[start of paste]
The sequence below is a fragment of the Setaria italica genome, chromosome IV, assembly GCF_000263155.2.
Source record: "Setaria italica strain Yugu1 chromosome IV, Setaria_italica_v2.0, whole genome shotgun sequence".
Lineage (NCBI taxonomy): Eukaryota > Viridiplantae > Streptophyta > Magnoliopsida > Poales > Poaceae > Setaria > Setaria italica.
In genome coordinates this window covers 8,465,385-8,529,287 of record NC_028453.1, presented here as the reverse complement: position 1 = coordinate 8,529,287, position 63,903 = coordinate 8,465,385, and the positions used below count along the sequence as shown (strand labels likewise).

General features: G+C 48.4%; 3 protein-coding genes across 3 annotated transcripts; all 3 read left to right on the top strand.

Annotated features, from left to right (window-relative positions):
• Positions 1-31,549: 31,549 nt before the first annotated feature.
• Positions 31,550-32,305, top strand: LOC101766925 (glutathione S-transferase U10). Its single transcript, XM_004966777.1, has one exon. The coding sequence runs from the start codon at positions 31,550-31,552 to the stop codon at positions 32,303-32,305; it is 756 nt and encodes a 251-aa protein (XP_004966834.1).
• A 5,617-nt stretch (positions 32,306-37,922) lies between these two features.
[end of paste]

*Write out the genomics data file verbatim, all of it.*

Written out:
The sequence below is a fragment of the Setaria italica genome, chromosome IV, assembly GCF_000263155.2.
Source record: "Setaria italica strain Yugu1 chromosome IV, Setaria_italica_v2.0, whole genome shotgun sequence".
Lineage (NCBI taxonomy): Eukaryota > Viridiplantae > Streptophyta > Magnoliopsida > Poales > Poaceae > Setaria > Setaria italica.
In genome coordinates this window covers 8,465,385-8,529,287 of record NC_028453.1, presented here as the reverse complement: position 1 = coordinate 8,529,287, position 63,903 = coordinate 8,465,385, and the positions used below count along the sequence as shown (strand labels likewise).

General features: G+C 48.4%; 3 protein-coding genes across 3 annotated transcripts; all 3 read left to right on the top strand.

Annotated features, from left to right (window-relative positions):
• Positions 1-31,549: 31,549 nt before the first annotated feature.
• Positions 31,550-32,305, top strand: LOC101766925 (glutathione S-transferase U10). Its single transcript, XM_004966777.1, has one exon. The coding sequence runs from the start codon at positions 31,550-31,552 to the stop codon at positions 32,303-32,305; it is 756 nt and encodes a 251-aa protein (XP_004966834.1).
• A 5,617-nt stretch (positions 32,306-37,922) lies between these two features.